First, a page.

A BLACK CAT followed me right into Shaking the Tree's warehouse theater during one of the company's first performances of Tennessee Williams' Suddenly, Last Summer. It was a good omen for a play where a character literally shouts out "Cymbals!" during a finale heavy with... symbols.
Inside, Director/Set Designer Samantha Van Der Merwe had constructed a habitat reminiscent of Twin Peaks' Black Lodge gone tropical, with semitransparent curtains and gauzy, oversize paper flowers, and a sound loop mimicking the play's New Orleans garden setting. There are no Southern belles in Suddenly, Last Summer: Instead, there is Violet Venable (Jacklyn Maddux), whose son, Sebastian, died under what she considers mysterious circumstances. They aren't really: Sebastian's cousin, Catherine (Beth Thompson), witnessed his death, but because her story includes the knowledge that Sebastian was gay, Violet will do anything to avoid accepting it, including having Catherine committed, or worse.
Here's an awkward admission from a theater reviewer: Though I love Kristen Schaal's impression of him on the Dead Authors Podcast and Christopher Durang's jokey sendup of The Glass Menagerie (For Whom the Southern Belle Tolls, recently performed at Post5 Theatre), Tennessee Williams' plays often strike me as the theatrical equivalent of Russian novels. I know they're extremely important to literature as we know it, but I don't want to read them, like, right now.
And taken at face value, Suddenly, Last Summer wouldn't appear to dissuade that lazy impulse, overflowing with a toxic stew of horribly dysfunctional neuroses. Violet's obsession with her son reads just a skosh above flat-out incest—she slurrily claims that they were "a couple," and now moves through her days with crutches: one, a 5 pm daiquiri, the other a wheelchair pushed by her maid, poor Miss Foxhill (Rebecca Ridenour), though it appears she can maybe actually walk? Violet's sister (Luisa Sermol) and her nephew (Steve Vanderzee) also have a weird, way too touchy vibe, and Catherine is accompanied at all times by a nun (Dana Millican) entrusted with her psychiatric "care." If that doesn't sound like the worst family reunion ever, consider that one of the play's more likeable characters is AN ACTUAL LOBOTOMIST. NAMED DR. SUGAR (Matthew Kerrigan).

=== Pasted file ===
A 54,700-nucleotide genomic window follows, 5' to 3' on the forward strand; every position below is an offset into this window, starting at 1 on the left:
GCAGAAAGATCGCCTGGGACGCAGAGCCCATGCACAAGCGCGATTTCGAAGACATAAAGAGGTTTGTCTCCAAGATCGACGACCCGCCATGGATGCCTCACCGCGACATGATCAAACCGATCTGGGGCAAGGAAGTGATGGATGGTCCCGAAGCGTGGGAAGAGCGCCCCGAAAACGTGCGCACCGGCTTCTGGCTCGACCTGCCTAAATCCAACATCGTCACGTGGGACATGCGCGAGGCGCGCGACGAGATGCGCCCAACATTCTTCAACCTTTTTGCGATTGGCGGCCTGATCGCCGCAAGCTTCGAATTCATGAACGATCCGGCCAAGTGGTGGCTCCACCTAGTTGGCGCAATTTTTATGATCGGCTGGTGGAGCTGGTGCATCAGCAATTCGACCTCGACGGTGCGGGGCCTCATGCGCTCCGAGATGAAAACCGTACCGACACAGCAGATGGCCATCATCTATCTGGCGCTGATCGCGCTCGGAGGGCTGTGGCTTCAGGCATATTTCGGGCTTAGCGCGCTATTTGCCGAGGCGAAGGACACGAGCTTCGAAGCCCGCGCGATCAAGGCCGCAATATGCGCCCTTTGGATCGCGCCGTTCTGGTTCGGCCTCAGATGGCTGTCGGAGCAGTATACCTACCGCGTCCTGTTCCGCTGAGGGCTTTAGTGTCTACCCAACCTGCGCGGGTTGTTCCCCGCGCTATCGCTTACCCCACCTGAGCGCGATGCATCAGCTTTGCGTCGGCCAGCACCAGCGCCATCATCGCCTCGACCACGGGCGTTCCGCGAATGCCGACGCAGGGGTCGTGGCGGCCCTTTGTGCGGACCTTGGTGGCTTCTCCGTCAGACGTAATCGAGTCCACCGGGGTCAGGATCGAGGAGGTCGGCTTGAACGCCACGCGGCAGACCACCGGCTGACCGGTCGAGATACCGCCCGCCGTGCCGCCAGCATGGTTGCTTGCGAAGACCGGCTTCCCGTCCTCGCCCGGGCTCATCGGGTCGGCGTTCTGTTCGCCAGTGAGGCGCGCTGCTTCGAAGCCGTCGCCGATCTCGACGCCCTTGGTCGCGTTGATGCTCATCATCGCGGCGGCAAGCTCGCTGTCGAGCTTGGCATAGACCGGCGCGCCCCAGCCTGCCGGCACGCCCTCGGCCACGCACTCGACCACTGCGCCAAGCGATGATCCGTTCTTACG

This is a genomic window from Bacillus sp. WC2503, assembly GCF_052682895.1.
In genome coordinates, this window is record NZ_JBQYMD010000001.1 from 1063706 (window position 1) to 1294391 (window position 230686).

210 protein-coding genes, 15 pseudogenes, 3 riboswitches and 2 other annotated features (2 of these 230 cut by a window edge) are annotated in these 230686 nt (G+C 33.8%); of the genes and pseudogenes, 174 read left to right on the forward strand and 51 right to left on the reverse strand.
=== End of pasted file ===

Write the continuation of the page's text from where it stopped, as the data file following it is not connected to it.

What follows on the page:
In lesser hands, this could devolve into soupy, over-acted melodrama. But the actors are game, and Van Der Merwe's direction is delightfully out there, pulling out the play's repetitive, strange language, and employing inventive techniques—including amazing work in sound, lighting, and projection—to convey the fact that Catherine, though committed to an asylum, is the play's most reliable narrator. In the final scene, she recounts what happened to Sebastian with a fugue-like delivery and staging that left me with goosebumps.
There's a reason for this. Williams based Catherine on his sister, Rose, whose own lobotomy at the age of 24 was "a source of torment" for him. Rose's tragedy, then, becomes the play's emotional center, in the form of Catherine's survival, which depends not on whether she's telling the truth (she is), but whether anyone else believes her. It's a damning view into the way mental illness, particularly for women, has been used historically to silence appropriate human stress responses—or in this case, the truth.